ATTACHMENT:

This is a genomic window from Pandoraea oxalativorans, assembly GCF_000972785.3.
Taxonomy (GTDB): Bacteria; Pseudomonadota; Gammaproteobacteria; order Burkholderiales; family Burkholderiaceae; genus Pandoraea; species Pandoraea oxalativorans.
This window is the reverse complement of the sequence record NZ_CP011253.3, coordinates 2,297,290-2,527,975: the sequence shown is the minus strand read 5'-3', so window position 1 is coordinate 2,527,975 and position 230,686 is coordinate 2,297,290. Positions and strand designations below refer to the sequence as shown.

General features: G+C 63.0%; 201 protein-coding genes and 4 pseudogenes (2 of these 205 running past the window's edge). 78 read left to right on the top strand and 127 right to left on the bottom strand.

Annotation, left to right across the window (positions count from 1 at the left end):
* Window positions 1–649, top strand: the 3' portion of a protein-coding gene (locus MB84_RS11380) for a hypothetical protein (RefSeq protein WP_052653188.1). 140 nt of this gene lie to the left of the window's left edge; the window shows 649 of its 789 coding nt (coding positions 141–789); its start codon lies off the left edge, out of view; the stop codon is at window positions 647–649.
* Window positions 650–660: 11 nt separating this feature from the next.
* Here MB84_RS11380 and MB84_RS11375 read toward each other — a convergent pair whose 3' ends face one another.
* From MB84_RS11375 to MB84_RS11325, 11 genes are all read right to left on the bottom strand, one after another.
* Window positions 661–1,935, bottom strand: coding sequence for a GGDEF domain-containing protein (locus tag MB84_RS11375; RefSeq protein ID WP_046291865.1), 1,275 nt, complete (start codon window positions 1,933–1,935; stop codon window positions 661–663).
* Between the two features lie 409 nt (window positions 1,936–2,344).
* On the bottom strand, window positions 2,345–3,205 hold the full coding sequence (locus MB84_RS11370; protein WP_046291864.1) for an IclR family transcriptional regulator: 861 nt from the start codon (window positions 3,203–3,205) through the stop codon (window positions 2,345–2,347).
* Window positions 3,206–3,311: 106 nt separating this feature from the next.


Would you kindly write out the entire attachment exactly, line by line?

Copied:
This is a genomic window from Pandoraea oxalativorans, assembly GCF_000972785.3.
Taxonomy (GTDB): Bacteria; Pseudomonadota; Gammaproteobacteria; order Burkholderiales; family Burkholderiaceae; genus Pandoraea; species Pandoraea oxalativorans.
This window is the reverse complement of the sequence record NZ_CP011253.3, coordinates 2,297,290-2,527,975: the sequence shown is the minus strand read 5'-3', so window position 1 is coordinate 2,527,975 and position 230,686 is coordinate 2,297,290. Positions and strand designations below refer to the sequence as shown.

General features: G+C 63.0%; 201 protein-coding genes and 4 pseudogenes (2 of these 205 running past the window's edge). 78 read left to right on the top strand and 127 right to left on the bottom strand.

Annotation, left to right across the window (positions count from 1 at the left end):
* Window positions 1–649, top strand: the 3' portion of a protein-coding gene (locus MB84_RS11380) for a hypothetical protein (RefSeq protein WP_052653188.1). 140 nt of this gene lie to the left of the window's left edge; the window shows 649 of its 789 coding nt (coding positions 141–789); its start codon lies off the left edge, out of view; the stop codon is at window positions 647–649.
* Window positions 650–660: 11 nt separating this feature from the next.
* Here MB84_RS11380 and MB84_RS11375 read toward each other — a convergent pair whose 3' ends face one another.
* From MB84_RS11375 to MB84_RS11325, 11 genes are all read right to left on the bottom strand, one after another.
* Window positions 661–1,935, bottom strand: coding sequence for a GGDEF domain-containing protein (locus tag MB84_RS11375; RefSeq protein ID WP_046291865.1), 1,275 nt, complete (start codon window positions 1,933–1,935; stop codon window positions 661–663).
* Between the two features lie 409 nt (window positions 1,936–2,344).
* On the bottom strand, window positions 2,345–3,205 hold the full coding sequence (locus MB84_RS11370; protein WP_046291864.1) for an IclR family transcriptional regulator: 861 nt from the start codon (window positions 3,203–3,205) through the stop codon (window positions 2,345–2,347).
* Window positions 3,206–3,311: 106 nt separating this feature from the next.